Rafalski led U.S. to hockey upset

By STEVE SIMMONS, QMI Agency



VANCOUVER - The oldest and smallest — and maybe the smartest — player on Team USA has relegated Team Canada to longshot in the Olympic hockey tournament.

OK, so Brian Rafalski didn’t to it alone Sunday at GM Place. But at times, it looked as though he could, almost appearing like he was having a private party and his old New Jersey teammate, Martin Brodeur, was one of the invited guests.

On a team of high-energy kids looking for someone to show them the Olympic way, the underrated Rafalski did what no Canadian player could manage in the most anticipated game yet of this Olympic tournament. He led. He scored twice from the back-end, and had his shot tipped in by another Devil, Jamie Langebrunner, for the huge fourth goal — and showed the kind of veteran composure that has made him one of the least-appreciated great players in hockey.

This win was huge for American hockey. The defeat is devastating for Canada.

This win changes almost everything about the Olympic hockey draw and puts even more heat on already pressured Canadian team.

And now, Team Canada is left to struggle and wonder why after losing its first game of the Olympics, 5-3 to Team USA, and finding itself in a place no one thought possible: Instead of being part of the Top Four, they are left fighting among the bottom eight, with an extra game added to their schedule.

And the way this tournament has started for Mike Babcock’s Canadian roster, the extra game is probably not the worst thing that could happen right now.

On Sunday, while dominating only small portions of the game and paying no attention to the shots on goal, this Canadian team still doesn’t seem right. They don’t produce enough offence. They weren’t able to get any kind of second shots at the impressive Ryan Miller in the Team USA net.

They lacked the kind of desperation and urgency that’s needed to win at the highest levels.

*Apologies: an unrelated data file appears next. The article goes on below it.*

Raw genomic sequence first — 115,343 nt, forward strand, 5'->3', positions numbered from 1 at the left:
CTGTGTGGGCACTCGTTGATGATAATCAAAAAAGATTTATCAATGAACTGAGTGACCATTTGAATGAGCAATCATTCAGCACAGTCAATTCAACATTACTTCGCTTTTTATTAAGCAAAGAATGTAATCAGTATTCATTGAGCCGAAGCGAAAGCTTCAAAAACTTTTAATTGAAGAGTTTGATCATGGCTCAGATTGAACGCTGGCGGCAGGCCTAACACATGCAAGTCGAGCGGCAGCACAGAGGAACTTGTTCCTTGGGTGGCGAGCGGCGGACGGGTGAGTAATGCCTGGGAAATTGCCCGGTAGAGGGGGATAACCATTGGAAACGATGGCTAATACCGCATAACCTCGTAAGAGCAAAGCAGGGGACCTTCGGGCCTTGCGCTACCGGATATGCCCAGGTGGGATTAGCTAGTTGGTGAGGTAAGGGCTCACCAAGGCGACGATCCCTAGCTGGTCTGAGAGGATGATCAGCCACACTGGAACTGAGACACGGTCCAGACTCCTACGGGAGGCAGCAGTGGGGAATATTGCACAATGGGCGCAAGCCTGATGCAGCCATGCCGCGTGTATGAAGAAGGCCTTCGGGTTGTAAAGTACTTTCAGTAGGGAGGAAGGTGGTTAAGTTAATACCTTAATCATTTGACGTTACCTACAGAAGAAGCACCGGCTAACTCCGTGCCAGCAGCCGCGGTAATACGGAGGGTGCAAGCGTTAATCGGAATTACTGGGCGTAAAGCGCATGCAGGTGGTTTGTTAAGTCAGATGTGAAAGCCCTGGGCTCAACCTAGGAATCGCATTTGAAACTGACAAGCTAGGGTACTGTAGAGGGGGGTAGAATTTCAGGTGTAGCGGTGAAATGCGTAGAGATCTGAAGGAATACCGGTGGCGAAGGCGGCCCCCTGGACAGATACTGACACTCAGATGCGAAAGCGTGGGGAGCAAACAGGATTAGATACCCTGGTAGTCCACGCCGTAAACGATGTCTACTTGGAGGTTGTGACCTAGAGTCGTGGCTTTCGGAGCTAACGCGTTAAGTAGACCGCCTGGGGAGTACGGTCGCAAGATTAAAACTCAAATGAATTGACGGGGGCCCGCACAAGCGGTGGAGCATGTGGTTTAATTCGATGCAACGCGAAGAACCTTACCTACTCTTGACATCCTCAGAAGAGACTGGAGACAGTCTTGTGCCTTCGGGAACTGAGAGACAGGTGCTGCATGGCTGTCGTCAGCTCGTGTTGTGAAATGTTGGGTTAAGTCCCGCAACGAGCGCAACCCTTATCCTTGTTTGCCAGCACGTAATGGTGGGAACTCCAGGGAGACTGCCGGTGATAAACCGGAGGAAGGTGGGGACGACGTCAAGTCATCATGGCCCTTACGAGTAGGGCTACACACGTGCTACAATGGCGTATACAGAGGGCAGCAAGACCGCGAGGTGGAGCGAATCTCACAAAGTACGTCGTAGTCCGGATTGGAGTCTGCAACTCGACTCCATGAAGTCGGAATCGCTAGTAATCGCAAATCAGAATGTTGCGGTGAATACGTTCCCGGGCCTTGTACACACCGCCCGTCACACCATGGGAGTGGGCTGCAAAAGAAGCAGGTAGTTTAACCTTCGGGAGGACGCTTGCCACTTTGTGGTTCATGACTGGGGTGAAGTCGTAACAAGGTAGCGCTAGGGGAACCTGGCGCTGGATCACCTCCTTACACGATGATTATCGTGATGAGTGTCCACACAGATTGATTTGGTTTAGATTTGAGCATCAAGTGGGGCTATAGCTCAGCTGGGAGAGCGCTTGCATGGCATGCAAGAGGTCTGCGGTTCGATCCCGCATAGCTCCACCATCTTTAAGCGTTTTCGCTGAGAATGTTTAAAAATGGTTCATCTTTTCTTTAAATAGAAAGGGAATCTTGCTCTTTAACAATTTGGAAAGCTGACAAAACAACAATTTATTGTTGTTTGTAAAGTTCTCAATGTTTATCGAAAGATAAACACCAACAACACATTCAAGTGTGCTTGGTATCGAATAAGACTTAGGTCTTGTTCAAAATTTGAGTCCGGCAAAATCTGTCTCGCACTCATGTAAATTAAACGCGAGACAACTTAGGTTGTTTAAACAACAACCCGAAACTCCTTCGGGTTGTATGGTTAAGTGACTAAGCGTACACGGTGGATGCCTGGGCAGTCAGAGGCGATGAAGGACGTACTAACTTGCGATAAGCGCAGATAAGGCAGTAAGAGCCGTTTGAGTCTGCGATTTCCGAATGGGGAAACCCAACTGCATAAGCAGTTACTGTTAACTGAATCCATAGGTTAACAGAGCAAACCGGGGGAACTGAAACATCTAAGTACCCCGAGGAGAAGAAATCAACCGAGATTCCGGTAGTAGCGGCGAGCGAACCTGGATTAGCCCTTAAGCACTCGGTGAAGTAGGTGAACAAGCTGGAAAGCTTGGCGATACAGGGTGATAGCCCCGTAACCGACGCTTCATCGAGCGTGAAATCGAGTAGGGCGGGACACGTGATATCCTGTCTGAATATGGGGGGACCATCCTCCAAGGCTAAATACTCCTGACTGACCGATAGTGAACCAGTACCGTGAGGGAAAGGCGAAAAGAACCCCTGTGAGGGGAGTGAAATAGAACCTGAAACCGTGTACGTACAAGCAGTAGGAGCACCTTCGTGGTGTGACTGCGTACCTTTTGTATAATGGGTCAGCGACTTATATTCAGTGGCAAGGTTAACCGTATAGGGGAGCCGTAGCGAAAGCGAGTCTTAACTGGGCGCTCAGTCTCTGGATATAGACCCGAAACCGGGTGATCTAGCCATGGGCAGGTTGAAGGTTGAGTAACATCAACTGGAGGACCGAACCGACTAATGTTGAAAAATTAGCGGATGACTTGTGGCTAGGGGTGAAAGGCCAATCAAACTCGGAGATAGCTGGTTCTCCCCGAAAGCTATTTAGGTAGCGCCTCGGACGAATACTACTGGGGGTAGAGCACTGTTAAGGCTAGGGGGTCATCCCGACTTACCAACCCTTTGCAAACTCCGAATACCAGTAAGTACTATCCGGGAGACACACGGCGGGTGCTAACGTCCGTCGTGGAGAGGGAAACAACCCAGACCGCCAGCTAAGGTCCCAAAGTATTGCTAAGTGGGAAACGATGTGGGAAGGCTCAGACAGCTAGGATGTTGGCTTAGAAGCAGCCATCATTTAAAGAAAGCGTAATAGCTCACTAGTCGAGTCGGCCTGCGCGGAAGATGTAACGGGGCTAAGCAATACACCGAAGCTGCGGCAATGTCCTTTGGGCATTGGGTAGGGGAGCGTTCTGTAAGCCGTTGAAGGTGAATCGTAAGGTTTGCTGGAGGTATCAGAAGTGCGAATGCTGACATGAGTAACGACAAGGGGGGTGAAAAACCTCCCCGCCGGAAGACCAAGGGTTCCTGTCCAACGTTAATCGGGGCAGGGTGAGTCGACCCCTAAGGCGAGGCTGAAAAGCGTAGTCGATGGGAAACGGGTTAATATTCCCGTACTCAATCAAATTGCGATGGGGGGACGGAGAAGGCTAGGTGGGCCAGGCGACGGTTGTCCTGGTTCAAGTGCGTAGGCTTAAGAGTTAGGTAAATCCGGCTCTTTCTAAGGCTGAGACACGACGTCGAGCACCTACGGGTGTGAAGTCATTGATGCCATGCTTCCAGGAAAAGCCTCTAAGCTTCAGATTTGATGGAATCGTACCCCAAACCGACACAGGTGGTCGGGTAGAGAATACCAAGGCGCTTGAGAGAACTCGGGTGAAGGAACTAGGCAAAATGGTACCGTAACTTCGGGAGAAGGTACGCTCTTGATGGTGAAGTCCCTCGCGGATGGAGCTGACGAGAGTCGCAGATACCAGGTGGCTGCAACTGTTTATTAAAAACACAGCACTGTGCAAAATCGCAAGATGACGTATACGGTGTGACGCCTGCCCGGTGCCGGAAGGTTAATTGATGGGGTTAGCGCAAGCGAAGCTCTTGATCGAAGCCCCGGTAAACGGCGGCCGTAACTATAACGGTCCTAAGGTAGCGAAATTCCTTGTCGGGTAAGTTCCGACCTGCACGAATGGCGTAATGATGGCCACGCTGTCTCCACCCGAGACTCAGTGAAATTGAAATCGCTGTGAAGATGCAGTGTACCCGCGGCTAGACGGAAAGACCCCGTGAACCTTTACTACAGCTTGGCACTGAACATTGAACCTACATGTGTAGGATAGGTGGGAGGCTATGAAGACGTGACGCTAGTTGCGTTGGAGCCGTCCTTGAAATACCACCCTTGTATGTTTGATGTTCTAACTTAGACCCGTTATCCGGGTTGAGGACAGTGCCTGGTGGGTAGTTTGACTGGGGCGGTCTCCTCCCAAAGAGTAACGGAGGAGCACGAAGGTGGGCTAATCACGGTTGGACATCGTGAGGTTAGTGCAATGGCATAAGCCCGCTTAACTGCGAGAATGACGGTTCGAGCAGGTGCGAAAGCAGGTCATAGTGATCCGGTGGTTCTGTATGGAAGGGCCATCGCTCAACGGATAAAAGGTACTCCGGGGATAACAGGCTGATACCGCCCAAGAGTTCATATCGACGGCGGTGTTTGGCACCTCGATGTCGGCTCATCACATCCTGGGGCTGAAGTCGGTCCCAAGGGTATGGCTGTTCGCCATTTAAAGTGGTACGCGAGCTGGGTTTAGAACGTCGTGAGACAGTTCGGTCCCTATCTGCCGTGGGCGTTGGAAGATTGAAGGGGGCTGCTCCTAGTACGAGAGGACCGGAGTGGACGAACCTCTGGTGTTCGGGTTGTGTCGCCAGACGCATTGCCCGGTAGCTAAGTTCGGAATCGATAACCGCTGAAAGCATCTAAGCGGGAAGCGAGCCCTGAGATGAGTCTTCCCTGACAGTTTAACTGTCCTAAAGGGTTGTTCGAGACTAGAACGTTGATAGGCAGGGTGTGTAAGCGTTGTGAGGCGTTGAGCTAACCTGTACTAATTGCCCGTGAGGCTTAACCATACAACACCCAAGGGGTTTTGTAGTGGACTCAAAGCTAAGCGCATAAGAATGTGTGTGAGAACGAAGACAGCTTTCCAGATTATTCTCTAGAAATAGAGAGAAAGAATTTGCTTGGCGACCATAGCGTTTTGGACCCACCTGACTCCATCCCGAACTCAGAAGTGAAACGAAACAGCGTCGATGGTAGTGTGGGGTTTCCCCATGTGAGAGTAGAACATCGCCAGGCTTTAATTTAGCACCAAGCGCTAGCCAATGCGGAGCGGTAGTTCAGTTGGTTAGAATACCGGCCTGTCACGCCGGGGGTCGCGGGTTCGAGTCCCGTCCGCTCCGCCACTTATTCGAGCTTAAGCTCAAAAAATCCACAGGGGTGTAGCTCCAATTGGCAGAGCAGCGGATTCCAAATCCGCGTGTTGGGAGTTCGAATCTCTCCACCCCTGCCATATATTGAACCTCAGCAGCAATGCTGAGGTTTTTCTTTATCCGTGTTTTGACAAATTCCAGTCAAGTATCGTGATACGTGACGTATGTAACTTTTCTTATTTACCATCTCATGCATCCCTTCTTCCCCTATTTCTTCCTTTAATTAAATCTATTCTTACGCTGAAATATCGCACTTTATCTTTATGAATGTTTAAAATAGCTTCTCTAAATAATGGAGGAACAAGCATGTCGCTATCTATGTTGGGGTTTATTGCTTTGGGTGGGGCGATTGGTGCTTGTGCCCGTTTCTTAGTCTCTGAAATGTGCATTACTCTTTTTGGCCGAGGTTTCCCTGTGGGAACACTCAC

If this Canadian team is going to find itself playing for gold, let alone any medal, they’re going to have to improve their game. This is too much like the rest of Canada’s Olympic roster of athletes. This isn’t good enough.

Brodeur in goal was sloppy with the puck and in his carelessness, two goals ended up in the Canada net. The calls that were out for Roberto Luongo to start this game have been heard already throughout Vancouver and the rest of Canada.

And while some Canadian players are playing hard enough individually, this team lacks cohesion, offensive togetherness and a sense of any offensive rhythm. Four years ago in Turin the Canadian team ended up in seventh place because it couldn’t score, but more than that because it wasn’t able to generate offence and had trouble passing the puck.

The players have changed. The coaches have changed. The direction has changed. But the song remains the same.

This was a huge win for the Americans, for Rafalski, for Miller, for coach Ron Wilson and the heartbroken Brian Burke. This puts them in first or second place for the tournament, depending how the Finland-Sweden game ended late Sunday night. This gives them the best possible draw in the cross-over playoffs.

Team Canada should be so lucky.

An unexpected extra playoff game is now part of their schedule. And if they get through that game, their first match against the final eight is guaranteed to be difficult.

This wasn’t the plan. The extra game is needed now for this team to find itself — and for this team to advance.

steve.simmons@sunmedia.ca

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